• Share the burden at home. Be it childcare, housework, home schooling, elderly care, house admin, whatever. Don’t become the “default parent”. And even better, ask your male peers if they’re doing the same. If not, encourage them to do their bit for equality, where it really matters.
  • Sharpen your difference. What’s your personal brand? What is unique about you? What do you know about, where is your expertise and who knows about it. Hint: LinkedIn is a useful platform for building both reputation and reach.
  • Pick up the phone. Talk to people. Your clients, colleagues, partners, peers, other people in your sector. No-one’s on a plane, everyone’s at home, we’re all available. Lockdown has taken down barriers and we’re all living a shared experience. It’s amazing how much easier this makes it to chat to people, whatever their position.
  • Keep learning. Forget Spanish, it’s never going to happen (unless there is a business reason) but do carve out time to read technical updates, recent cases and the like. As well as law firms and the usual subscription services, many universities offer reasonably priced individual modules. Away from law, there are plenty of online offerings that are often either free or very low cost.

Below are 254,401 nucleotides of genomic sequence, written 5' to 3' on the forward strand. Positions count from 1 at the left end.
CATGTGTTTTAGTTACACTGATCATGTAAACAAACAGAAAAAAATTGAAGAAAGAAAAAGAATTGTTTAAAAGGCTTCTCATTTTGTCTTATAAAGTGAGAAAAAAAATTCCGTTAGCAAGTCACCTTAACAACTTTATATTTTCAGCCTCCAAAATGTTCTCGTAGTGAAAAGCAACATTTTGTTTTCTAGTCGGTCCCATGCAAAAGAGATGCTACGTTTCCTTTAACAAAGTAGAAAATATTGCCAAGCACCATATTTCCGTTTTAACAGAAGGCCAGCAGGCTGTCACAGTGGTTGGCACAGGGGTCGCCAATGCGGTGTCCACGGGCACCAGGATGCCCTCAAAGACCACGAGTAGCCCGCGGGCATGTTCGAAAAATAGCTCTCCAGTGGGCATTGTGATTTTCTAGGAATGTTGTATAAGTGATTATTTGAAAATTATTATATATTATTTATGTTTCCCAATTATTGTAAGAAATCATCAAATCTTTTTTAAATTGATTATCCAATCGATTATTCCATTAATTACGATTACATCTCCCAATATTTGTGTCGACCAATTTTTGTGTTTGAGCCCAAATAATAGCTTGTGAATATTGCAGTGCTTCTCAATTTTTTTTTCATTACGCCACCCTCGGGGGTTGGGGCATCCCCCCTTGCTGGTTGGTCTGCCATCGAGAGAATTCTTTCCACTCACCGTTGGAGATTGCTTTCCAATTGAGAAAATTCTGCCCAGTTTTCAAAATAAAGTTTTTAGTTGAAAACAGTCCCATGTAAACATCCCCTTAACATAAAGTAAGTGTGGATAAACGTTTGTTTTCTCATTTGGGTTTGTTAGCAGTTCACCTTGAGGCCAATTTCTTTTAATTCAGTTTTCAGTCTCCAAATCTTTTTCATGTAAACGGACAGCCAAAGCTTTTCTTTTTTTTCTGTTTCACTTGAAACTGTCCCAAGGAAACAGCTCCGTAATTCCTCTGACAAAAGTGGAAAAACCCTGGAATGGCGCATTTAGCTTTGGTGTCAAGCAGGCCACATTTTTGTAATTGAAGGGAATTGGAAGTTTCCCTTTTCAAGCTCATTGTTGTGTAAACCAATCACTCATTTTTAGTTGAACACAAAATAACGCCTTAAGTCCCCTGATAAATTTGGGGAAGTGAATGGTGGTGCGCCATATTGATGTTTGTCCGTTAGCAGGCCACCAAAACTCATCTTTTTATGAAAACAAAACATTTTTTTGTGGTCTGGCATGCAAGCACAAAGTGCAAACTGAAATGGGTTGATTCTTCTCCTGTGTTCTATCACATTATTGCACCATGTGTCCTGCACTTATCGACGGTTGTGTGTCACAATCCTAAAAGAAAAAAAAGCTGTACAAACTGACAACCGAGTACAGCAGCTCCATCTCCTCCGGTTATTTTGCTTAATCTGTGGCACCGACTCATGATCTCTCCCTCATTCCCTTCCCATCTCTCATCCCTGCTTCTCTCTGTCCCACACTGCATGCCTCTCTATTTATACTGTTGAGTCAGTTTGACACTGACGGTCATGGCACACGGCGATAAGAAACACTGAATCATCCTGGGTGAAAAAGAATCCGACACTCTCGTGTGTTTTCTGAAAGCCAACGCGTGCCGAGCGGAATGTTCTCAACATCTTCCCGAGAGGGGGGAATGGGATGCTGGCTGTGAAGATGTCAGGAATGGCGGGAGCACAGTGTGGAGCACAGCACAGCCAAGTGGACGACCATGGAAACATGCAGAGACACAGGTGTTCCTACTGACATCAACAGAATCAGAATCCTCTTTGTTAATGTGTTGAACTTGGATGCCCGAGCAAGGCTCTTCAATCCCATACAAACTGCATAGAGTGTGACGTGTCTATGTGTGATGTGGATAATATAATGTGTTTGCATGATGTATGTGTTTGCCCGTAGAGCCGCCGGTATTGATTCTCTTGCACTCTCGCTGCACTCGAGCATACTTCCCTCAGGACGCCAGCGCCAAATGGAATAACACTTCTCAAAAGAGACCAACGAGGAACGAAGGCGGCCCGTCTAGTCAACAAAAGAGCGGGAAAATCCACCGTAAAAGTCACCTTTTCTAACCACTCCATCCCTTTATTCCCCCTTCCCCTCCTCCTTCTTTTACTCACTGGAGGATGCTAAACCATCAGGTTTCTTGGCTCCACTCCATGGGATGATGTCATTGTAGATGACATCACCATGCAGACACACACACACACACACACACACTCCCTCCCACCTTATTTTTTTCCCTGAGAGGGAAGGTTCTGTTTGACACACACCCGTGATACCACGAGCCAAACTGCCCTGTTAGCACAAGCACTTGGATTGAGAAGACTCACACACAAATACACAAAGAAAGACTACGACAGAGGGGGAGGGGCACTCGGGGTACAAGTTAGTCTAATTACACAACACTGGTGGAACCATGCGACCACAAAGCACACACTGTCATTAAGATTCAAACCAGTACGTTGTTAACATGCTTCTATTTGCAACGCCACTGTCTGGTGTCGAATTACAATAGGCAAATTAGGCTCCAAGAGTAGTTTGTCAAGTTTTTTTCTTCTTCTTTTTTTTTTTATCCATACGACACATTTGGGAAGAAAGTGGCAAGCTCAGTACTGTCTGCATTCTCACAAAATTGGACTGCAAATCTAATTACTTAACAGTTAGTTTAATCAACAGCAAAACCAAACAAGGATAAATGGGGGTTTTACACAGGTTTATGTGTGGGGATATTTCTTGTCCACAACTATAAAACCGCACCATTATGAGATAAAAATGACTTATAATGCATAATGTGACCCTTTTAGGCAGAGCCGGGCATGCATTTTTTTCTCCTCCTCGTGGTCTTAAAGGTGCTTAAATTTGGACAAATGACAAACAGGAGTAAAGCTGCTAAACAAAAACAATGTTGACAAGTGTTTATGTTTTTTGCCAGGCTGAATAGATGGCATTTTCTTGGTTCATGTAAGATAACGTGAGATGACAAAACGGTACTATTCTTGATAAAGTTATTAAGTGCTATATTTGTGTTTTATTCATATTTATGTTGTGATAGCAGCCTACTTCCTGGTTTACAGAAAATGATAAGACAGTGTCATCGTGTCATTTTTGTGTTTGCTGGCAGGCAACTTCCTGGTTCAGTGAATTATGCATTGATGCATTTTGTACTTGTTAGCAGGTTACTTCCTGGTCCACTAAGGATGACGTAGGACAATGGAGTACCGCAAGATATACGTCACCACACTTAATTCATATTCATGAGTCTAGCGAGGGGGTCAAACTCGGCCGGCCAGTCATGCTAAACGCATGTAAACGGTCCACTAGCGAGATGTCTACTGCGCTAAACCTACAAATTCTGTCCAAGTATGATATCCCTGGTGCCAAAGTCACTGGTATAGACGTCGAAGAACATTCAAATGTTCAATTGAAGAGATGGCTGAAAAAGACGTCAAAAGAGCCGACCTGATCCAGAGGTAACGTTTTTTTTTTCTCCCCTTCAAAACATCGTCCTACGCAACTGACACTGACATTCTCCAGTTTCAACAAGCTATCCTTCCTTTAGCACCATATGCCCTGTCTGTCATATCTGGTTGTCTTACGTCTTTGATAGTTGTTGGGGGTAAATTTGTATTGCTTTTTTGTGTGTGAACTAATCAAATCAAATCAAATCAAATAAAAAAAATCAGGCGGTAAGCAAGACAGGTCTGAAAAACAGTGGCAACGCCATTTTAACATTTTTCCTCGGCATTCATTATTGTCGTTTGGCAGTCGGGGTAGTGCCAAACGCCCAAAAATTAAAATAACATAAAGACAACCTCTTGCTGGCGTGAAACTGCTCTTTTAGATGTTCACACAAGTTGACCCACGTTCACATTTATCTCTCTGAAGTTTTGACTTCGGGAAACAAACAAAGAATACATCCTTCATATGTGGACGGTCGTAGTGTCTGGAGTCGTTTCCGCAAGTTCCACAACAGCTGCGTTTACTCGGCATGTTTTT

• Be at the net. Be alive and open to opportunities to make connections, bring in work, extend your network. This isn’t just about external clients. Which other teams in your firm will bring in work that will draw on the work of your team? Whose advice would be even better with your particular slant on it. We’re all business developers now.

Take your future into your own hands. Make a plan. Strap on your backpack and pull on your walking boots on. Be upfront and be bold. The bad news is that you won’t have time to read The Mirror and the Light; but assuming you get number one right, you still might have time for the odd box set. Mrs America is fabulous.

Reignite Academy Bootcamp

Returning to law after a career break

Common concerns

Getting back up to speed with the law; adjusting to a different type of working environment; working alongside colleagues who might be years younger; balancing work and family life; the technology; the long hours.

We’ve worked with several women returning to law after a career break and this pretty much sums up most of their concerns.  Underlying all these very practical worries, lies a deeper one:

“Can I actually do this.”